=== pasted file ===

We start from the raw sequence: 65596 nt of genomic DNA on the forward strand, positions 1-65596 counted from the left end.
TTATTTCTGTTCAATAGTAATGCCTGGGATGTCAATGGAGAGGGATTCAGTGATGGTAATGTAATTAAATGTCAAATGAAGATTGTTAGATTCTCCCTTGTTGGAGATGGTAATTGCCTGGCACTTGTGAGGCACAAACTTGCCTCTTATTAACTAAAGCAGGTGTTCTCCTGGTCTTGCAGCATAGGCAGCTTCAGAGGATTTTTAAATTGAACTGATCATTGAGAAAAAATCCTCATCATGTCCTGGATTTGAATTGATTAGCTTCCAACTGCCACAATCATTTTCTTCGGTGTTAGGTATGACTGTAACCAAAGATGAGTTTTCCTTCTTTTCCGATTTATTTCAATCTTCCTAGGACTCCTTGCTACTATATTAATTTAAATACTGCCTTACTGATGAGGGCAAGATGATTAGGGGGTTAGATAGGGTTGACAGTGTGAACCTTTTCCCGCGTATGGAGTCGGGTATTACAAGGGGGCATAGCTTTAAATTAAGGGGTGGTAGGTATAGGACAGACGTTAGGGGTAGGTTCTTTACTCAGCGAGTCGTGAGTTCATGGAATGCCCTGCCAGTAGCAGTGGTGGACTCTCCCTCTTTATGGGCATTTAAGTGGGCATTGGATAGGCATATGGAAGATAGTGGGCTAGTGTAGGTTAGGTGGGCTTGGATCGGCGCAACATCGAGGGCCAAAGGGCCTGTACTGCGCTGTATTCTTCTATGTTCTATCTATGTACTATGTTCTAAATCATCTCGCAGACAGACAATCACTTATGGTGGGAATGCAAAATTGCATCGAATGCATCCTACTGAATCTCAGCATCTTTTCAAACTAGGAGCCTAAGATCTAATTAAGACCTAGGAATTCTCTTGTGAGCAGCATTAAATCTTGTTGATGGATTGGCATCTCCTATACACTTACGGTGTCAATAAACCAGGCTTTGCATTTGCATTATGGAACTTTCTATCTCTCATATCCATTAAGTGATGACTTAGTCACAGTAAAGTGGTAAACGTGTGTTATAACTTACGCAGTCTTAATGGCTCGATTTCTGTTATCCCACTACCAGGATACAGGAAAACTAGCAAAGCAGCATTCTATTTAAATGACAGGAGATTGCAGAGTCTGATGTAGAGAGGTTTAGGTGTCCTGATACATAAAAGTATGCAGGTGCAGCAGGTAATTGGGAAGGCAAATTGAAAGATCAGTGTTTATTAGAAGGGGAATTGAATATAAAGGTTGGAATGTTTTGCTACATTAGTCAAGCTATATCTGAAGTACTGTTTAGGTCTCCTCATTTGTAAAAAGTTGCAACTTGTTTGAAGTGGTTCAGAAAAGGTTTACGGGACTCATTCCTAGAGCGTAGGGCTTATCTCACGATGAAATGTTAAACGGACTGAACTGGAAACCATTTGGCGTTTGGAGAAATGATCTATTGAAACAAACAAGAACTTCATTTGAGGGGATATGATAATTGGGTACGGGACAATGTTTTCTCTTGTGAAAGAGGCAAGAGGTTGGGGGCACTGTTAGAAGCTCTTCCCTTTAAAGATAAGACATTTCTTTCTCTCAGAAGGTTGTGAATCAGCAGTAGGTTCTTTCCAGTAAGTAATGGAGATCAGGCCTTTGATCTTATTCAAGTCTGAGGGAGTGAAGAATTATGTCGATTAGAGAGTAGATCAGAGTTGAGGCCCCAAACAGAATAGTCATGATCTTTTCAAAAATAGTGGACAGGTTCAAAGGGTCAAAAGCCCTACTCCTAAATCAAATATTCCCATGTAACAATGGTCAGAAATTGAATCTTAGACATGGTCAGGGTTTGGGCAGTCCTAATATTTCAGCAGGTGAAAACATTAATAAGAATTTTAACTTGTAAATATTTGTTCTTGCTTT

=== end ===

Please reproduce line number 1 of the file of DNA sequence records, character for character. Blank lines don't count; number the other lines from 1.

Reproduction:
We start from the raw sequence: 65596 nt of genomic DNA on the forward strand, positions 1-65596 counted from the left end.